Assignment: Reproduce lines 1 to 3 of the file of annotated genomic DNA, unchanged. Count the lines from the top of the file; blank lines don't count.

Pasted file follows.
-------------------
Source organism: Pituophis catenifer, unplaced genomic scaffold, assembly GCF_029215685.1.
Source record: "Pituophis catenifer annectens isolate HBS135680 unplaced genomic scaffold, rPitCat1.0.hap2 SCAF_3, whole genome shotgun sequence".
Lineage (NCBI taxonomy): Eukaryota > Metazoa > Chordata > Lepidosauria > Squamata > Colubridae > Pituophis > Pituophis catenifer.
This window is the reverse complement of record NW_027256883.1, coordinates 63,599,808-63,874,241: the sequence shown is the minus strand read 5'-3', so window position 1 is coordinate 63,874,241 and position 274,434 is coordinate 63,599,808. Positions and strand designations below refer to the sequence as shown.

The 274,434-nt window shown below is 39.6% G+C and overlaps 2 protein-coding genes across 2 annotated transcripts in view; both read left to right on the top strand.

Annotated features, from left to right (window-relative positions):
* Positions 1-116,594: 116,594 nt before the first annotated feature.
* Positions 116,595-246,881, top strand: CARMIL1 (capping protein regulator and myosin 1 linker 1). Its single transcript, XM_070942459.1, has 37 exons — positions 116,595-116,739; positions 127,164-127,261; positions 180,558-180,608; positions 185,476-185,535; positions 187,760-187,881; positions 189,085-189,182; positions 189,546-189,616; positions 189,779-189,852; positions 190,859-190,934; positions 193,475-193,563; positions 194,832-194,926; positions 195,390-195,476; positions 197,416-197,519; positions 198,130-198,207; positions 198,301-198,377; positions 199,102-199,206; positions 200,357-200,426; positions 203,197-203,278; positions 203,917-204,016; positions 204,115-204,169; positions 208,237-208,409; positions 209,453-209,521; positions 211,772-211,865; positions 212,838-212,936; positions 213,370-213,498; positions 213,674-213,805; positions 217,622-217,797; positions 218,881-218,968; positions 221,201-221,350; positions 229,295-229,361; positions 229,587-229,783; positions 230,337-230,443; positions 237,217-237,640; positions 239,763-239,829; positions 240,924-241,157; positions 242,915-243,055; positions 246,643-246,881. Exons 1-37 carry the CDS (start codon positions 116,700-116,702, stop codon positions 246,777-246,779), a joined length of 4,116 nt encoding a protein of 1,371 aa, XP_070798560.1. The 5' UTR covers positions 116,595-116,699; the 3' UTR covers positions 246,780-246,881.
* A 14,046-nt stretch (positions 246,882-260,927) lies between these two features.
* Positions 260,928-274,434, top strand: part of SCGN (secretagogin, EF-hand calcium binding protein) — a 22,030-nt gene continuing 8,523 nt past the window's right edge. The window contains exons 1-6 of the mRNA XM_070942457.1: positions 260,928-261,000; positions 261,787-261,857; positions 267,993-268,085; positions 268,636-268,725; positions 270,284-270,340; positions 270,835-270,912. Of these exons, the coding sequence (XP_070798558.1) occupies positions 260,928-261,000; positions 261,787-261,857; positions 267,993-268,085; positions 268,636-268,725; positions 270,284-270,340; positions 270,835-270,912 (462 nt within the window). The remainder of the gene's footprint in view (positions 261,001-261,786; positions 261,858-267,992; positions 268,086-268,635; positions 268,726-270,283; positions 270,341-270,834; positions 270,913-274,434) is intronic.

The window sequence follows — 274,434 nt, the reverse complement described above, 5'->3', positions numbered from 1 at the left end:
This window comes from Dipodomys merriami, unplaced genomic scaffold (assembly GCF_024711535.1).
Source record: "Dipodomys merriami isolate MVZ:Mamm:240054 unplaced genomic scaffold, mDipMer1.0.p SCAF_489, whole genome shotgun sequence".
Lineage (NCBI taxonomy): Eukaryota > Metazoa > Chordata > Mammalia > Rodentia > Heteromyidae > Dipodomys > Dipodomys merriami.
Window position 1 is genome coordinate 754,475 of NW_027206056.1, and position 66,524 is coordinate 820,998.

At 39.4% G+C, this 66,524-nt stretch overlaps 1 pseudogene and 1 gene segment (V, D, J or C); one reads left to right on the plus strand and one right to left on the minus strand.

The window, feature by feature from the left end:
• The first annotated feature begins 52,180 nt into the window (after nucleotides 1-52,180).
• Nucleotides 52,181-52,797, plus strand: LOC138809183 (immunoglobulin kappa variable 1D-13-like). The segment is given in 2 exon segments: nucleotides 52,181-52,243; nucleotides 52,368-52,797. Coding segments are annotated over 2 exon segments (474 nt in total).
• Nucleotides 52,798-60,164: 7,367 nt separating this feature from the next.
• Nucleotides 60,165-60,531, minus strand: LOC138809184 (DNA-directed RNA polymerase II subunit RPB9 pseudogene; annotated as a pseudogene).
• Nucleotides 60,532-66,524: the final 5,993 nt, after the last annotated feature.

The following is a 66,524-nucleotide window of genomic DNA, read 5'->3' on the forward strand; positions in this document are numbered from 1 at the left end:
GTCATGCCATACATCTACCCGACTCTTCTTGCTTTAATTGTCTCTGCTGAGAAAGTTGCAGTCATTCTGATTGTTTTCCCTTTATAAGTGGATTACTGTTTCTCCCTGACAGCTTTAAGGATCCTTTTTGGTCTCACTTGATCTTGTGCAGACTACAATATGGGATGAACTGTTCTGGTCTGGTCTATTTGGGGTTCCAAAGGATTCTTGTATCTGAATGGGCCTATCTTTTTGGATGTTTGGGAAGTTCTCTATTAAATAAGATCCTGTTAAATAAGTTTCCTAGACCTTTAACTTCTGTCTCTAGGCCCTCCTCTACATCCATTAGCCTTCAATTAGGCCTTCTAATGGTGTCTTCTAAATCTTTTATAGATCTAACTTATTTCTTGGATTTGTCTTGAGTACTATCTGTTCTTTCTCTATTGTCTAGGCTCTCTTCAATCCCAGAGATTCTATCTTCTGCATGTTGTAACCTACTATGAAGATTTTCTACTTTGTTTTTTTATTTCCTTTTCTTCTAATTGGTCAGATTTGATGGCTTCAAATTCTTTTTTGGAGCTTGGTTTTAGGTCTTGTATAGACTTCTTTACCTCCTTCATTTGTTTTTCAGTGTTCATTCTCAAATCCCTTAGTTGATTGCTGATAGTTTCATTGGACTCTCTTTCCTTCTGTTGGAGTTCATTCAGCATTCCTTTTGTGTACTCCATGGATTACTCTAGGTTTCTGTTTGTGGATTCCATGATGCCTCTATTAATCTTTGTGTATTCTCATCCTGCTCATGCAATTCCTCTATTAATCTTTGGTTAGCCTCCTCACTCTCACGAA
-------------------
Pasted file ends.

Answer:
Source organism: Pituophis catenifer, unplaced genomic scaffold, assembly GCF_029215685.1.
Source record: "Pituophis catenifer annectens isolate HBS135680 unplaced genomic scaffold, rPitCat1.0.hap2 SCAF_3, whole genome shotgun sequence".
Lineage (NCBI taxonomy): Eukaryota > Metazoa > Chordata > Lepidosauria > Squamata > Colubridae > Pituophis > Pituophis catenifer.